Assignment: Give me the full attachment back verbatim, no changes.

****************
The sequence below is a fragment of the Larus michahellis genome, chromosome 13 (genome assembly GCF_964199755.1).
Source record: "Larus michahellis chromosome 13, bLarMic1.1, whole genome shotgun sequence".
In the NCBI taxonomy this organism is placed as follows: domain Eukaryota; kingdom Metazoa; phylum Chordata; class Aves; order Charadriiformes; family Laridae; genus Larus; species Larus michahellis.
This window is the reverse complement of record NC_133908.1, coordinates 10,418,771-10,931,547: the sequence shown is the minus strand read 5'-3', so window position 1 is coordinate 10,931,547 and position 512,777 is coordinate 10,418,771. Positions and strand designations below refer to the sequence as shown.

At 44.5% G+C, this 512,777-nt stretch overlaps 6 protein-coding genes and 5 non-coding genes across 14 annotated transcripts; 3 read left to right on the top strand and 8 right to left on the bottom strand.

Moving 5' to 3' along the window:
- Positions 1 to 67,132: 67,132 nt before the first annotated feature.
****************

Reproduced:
The sequence below is a fragment of the Larus michahellis genome, chromosome 13 (genome assembly GCF_964199755.1).
Source record: "Larus michahellis chromosome 13, bLarMic1.1, whole genome shotgun sequence".
In the NCBI taxonomy this organism is placed as follows: domain Eukaryota; kingdom Metazoa; phylum Chordata; class Aves; order Charadriiformes; family Laridae; genus Larus; species Larus michahellis.
This window is the reverse complement of record NC_133908.1, coordinates 10,418,771-10,931,547: the sequence shown is the minus strand read 5'-3', so window position 1 is coordinate 10,931,547 and position 512,777 is coordinate 10,418,771. Positions and strand designations below refer to the sequence as shown.

At 44.5% G+C, this 512,777-nt stretch overlaps 6 protein-coding genes and 5 non-coding genes across 14 annotated transcripts; 3 read left to right on the top strand and 8 right to left on the bottom strand.

Moving 5' to 3' along the window:
- Positions 1 to 67,132: 67,132 nt before the first annotated feature.